Thermal transport in two- and three-dimensional nanowire networks
M Verdier and D Lacroix and K Termentzidis, PHYSICAL REVIEW B, 98, 155434 (2018).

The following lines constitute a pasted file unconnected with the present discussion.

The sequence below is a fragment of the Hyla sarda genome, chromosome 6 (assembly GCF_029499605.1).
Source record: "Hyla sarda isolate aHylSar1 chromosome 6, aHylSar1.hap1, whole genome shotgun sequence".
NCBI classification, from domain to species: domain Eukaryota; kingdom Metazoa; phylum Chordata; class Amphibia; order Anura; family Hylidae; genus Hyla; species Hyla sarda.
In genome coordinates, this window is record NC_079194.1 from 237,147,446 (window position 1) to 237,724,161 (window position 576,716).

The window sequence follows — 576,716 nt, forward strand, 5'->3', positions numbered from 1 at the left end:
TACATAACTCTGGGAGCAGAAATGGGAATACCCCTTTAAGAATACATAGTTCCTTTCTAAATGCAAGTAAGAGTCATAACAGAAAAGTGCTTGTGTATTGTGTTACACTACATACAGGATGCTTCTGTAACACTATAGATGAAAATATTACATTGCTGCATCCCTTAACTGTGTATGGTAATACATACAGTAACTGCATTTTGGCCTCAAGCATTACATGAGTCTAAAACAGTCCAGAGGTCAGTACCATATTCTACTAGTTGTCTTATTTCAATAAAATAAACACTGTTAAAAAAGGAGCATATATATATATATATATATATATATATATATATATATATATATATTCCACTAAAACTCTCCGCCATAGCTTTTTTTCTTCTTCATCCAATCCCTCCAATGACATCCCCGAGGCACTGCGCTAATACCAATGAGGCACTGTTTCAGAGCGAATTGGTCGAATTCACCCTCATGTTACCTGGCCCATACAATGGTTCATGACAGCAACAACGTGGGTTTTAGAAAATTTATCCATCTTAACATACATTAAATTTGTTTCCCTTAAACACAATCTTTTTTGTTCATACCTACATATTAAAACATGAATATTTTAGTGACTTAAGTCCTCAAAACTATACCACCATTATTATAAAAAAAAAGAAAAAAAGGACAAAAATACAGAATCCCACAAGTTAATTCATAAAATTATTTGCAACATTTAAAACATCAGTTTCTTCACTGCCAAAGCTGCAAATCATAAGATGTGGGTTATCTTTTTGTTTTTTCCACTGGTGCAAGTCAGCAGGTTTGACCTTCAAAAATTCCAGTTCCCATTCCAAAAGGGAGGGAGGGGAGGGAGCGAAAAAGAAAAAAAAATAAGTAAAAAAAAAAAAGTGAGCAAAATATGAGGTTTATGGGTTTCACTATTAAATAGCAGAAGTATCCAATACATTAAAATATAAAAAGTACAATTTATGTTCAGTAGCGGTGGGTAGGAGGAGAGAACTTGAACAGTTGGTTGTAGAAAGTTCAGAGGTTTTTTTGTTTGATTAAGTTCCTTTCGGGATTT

Two-dimensional (2D) and three-dimensional (3D) nanowire networks are potential metastructures for nanoelectronics and thermoelectric applications. This new class of nanoarchitectured materials have interesting physical properties due to their low mass density and their high surface-to-volume ratio. Here, we report on thermal transport properties in 2D and 3D interconnected nanowire networks. The thermal conductivity of these networks decreases in increasing the distance between the nodes. This effect is much more pronounced in 3D networks due to increased porosity, surface-to-volume ratio, and the enhanced backscattering at 3D nodes compared to 2D nodes. We propose a model to estimate the thermal resistance related to the 2D and 3D interconnections in order to provide an analytic description of thermal conductivity of such nanowire networks; the latter is in good agreement with molecular dynamic results. The backscattering processes in the nodes increase the thermal resistance by a factor of 5 compared to simple nanowires.
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